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the first two or three times but it soon becomes easier. ‘As for the language, people say you pick it up just living here, but you don’t. You have to make an effort to learn it. There are a few overseas players in France who have been here five or six years and can’t speak French. It’s easy to fall into that trap but we didn’t want to.’ The reward for his endeavours was gaining French citizenship, and with it a passport, last November. ‘That gave me a sense of achievement,’ says Willemse. ‘I’m a normal guy, who didn’t study at university but I have learned a new language, coped with a new culture and given my family the chance to experience a life in another country.’

A healthy dose of fate saw Paul Willemse remain eligible to play for France, despite winning the World Rugby U20 Championship with the Junior Boks in 2012. The technicality surrounding Willemse’s eligibility has been largely overlooked, with the powerful forward having featured for South Africa’s designated ‘next senior national representative team’ in 2012. Despite this fact, the regulations at the time stipulated that players would only be ‘tied’ to their home country if they had played against an opposing team that was also designated as that nation’s ‘second representative’ side. As fate would have it, only France and Wales had their U20 sides listed as their next senior national representative teams in 2012. The Junior Boks did not play against either side during the U20 tournament that year. Instead, the SA U20s played against England (England Saxons as their ‘second representative’ team), Italy (Italia Emergenti), Ireland (Irish Wolfhounds, formerly Ireland A), Argentina (Jaguares/Pampas XV) and New Zealand (New Zealand A). Allan Dell and Braam Steyn, who also played for the SA U20 side in 2012, have subsequently gone on to feature for Scotland and Italy respectively. – Craig Lewis

There was also the chance to play Test rugby because when Bernard Laporte became president of the French Rugby Federation in 2016 he made a declaration: henceforth, no foreign-born player would be selected for France – regardless of whether they had served the stipulated three years of residency – unless they possessed a passport. Nonetheless, not everyone was pleased with Willemse’s selection. French legend STEVE HAAG/CARL FOURIE/DAVE WINTER/PASCAL GUYOT/GETTY IMAGES/GALLO IMAGES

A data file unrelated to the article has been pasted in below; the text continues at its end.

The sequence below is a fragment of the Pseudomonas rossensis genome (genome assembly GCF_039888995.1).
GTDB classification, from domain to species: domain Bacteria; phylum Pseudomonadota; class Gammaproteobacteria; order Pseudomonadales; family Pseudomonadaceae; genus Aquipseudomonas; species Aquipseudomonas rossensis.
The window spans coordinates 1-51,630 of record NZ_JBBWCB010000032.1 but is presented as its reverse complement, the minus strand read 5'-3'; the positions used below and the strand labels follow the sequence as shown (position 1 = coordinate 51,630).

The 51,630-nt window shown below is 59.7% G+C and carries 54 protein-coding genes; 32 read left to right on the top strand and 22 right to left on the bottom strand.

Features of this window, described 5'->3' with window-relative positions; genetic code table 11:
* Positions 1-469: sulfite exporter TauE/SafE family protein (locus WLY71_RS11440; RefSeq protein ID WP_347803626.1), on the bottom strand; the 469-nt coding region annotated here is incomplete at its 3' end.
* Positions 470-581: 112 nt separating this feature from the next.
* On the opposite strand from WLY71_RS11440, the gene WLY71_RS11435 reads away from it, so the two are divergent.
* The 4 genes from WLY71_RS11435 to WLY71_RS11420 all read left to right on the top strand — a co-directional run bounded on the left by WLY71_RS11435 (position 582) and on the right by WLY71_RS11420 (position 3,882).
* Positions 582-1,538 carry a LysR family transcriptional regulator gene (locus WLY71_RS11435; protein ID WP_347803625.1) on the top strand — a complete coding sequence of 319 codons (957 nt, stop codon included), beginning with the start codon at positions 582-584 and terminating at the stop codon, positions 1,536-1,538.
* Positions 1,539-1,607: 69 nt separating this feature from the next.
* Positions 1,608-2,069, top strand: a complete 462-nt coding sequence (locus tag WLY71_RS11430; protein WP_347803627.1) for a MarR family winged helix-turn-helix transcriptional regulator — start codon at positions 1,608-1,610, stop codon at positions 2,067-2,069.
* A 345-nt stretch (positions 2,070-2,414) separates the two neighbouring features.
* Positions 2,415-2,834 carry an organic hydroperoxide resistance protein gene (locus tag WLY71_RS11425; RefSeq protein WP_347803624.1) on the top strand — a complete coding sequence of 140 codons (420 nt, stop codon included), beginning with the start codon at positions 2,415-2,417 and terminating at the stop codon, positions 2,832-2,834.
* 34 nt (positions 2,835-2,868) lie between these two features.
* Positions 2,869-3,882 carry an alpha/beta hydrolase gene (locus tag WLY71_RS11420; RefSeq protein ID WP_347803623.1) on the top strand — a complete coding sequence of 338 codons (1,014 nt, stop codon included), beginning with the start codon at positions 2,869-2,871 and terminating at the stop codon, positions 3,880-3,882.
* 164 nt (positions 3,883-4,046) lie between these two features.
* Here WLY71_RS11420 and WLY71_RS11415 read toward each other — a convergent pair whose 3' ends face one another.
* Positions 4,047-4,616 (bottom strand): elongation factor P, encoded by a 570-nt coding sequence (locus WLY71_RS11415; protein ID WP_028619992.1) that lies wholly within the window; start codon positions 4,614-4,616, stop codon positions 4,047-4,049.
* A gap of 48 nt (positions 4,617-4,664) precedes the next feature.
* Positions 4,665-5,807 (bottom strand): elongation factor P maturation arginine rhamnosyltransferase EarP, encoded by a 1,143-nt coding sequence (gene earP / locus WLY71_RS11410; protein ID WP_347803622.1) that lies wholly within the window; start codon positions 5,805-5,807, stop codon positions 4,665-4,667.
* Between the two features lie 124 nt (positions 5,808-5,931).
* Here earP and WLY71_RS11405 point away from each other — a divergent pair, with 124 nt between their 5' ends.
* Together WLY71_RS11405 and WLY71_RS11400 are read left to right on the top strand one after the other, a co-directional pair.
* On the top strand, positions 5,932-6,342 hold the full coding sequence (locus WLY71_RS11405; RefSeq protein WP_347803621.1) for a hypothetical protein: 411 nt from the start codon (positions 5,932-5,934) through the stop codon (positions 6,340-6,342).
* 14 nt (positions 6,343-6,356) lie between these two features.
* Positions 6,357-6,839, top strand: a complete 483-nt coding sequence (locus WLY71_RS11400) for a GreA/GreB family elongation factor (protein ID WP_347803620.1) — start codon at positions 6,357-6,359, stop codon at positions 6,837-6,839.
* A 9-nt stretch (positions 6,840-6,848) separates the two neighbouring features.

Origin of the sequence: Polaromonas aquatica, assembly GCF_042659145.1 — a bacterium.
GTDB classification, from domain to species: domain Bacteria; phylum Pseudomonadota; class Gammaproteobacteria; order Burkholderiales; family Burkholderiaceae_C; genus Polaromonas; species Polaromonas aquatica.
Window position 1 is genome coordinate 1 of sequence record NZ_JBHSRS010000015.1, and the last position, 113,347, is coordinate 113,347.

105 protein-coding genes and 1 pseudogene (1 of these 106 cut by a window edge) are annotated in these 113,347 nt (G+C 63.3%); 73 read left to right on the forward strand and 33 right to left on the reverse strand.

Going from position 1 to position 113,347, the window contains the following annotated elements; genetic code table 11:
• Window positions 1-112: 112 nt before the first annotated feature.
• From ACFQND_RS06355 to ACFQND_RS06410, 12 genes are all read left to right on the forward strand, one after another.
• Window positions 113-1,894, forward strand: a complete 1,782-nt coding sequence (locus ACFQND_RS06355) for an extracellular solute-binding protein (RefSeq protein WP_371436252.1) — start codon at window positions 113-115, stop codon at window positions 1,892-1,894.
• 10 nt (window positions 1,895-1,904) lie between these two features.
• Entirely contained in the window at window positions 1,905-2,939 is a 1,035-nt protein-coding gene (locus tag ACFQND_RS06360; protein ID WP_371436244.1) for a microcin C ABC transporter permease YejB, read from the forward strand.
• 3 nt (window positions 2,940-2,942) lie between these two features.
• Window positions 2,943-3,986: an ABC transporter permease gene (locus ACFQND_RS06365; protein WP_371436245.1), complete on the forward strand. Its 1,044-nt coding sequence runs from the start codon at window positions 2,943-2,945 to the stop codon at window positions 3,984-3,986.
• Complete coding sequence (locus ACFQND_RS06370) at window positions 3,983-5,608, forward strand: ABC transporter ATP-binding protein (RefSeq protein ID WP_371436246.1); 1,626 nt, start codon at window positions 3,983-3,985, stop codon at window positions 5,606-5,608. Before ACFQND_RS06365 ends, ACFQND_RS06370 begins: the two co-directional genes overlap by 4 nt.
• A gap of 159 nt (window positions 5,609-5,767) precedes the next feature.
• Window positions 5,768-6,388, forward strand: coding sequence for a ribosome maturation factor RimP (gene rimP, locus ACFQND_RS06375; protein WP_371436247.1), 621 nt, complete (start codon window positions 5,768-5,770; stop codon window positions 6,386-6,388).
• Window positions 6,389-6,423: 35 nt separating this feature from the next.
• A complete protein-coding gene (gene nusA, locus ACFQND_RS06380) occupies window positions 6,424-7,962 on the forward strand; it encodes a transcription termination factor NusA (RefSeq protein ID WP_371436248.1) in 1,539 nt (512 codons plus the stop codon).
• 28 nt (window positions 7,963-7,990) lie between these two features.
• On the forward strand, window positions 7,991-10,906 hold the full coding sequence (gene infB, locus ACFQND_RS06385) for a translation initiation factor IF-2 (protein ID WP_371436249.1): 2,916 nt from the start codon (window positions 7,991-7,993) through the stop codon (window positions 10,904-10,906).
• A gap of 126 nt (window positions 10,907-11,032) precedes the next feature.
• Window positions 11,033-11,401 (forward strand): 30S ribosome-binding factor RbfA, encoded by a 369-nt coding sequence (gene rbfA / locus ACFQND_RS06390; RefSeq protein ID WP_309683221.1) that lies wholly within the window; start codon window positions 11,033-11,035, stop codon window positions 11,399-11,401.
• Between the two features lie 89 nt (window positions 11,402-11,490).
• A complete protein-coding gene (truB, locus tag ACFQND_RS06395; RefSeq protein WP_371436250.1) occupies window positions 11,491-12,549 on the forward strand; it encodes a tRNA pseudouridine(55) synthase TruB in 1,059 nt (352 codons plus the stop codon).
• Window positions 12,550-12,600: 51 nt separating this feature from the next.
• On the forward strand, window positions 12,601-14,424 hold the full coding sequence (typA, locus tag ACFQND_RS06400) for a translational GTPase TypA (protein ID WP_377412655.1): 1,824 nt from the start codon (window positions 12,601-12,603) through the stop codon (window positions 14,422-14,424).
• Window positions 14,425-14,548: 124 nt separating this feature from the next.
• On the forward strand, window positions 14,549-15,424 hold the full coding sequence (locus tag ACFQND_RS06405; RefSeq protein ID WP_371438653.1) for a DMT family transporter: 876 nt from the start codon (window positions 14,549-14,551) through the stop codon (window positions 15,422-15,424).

alk about being thrown in at the deep end. The inclusion of Paul Willemse in France’s 2019 Six Nations squad is a personal triumph for the former Blue Bull four years after arriving in the country. But he joins the French squad at arguably their lowest ebb in living memory. It’s nine years since they last won the Six Nations – their longest barren spell since the 1930s – and 2018 ended with a humiliating 21-14 defeat to Fiji in Paris. SA Rugby magazine spoke to Willemse a couple of days after he and the rest of the squad had booked into their training base just south of Paris. The French capital was blanketed in snow and it must have felt a long way from home for the 26-year-old – that’s home as in the Mediterranean city of Montpellier. Montpellier’s climate isn’t too dissimilar from South Africa’s and there are other factors in common: the sea, a good wine-growing region and what Willemse describes as ‘the general atmosphere’. Willemse arrived in Montpellier in June 2015 after a short stay at Grenoble. He was lured south by Jake White, who had been installed as the club’s coach five months earlier. When SA Rugby magazine spoke to Willemse at the tail-end of 2015 he was still finding his feet in France, on and off the field. More than three years on, he’s found them, thanks to hard work. ‘When my wife and I arrived in France we said that to give ourselves the best chance we had to learn the language and embrace the culture,’ he explains. ‘Our mindset was to let people only help us once with something and then it was up to us to figure it out. If you do it like that then, yes, it’s difficult for

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Paul Willemse SA Rugby Feature  

Paul Willemse SA Rugby Feature